The chief complaint requiring a magnifier

Reading is the number one complaint of our low vision patients. Thankfully many forms of magnification can help in most cases in the form of traditional magnifiers. While this might not be the magic pair of eyeglasses that they were hoping for, restoring their vision and working distance to what it once was, it can be a necessary tool.

Magnifiers come in different varieties, hand held, stand or dome, with or without light, have a replaceable or rechargeable battery and now one even has a self-charging console. However finding the right magnifier for your patients’ needs and the proper amount of magnification is only half the battle. Many of our low vision patients often find them difficult to use, using improperly or unknowingly are using the wrong amount of power. Here are some magnifier tips that may help.

Type of Magnifier

The two most popular and main types of magnifiers we often use are either hand-held or stand magnifiers. If your patient has a hand tremor or difficulty holding a magnifier for a long period of time, suggest a stand magnifier. This will allow the patient to just rest the magnifier on the page. I know this seems like a no-brainer, but some patients just don’t know these exist as most over-the-counter magnifiers they see are hand-held.

Focus

Most of our patients think they should be using their reading glasses and or looking through their reading segment. However, this depends on the type of magnifier they are using.

Hand-Held Magnifiers have a focal-point that creates a real image and light-rays emerge parallel from the lens, so in this case, a person should use their distance correction when looking through the magnifier.   

Stand Magnifiers have a stand that is shorter than the lenses focal length, creating a virtual image, so rays of light emerging from the lens are divergent. In this case, the patient would want to be looking through the near portion of their glasses or use their reading glasses prescription.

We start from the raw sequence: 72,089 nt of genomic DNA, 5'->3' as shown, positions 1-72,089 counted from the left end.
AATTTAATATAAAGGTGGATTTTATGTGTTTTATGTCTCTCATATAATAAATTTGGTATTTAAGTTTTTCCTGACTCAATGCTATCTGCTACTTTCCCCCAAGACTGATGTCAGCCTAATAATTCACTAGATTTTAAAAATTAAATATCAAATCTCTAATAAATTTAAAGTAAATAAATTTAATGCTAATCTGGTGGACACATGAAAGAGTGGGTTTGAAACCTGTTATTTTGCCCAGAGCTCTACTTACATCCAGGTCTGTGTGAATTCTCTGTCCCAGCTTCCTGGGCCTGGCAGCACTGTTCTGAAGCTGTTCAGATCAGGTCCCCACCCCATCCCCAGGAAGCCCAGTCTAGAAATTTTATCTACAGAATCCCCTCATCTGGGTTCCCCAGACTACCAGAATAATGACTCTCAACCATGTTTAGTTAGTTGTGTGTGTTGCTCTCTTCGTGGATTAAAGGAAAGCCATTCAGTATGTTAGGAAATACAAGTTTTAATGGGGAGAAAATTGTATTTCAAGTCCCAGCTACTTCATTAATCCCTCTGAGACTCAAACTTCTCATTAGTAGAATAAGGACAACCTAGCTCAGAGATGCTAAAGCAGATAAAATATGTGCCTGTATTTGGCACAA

I have seen however some preferences where this rule did not necessarily apply, but for that patient who is complaining of not being able to see clearly through a hand-held magnifier, and is most often looking through the near portion of their glasses, this may just do the trick.

Field of View

Many patients complain of the decreased field of view while using magnification, especially as they need higher powers. One little trick to increase their field of view is to have the patient move their eye closer to the magnifier.

Lighting

Lighting can increase acuity by as much as 25%. Many magnifiers have either LED or incandescent lighting. Some patients may have had a magnifier for years and the light is now either not working or dim and find it harder to use. I tend to prefer the LED lights. Some magnifiers also have a filter that can fit over the light for our patients who are light sensitive or prefer a color filter.

Diopters versus X Notation

It is important when prescribing a magnifier to note the dioptric value of the magnifier rather than the times amount of the magnification. The problem is that different manufacturers of magnifiers use different standards as their initial working distance (using 20cm instead of 40cm), so one companies 2X (5 Diopter) magnifier will not equal the same amount of power as another 2X (10 Diopter) magnifier by a different company.

So while a patient may think they are using the proper magnification determined (by X-notation), they might not be getting the exact power they need and using the wrong amount. Thankfully the diopters are usually written on the handle on most magnifiers, so a written prescription should always indicate the amount of diopters.

While many low vision patients will often be resistant at first to using a magnifier (which is a whole other discussion), they soon learn that when used correctly and implementing some of these tips it is a valuable tool.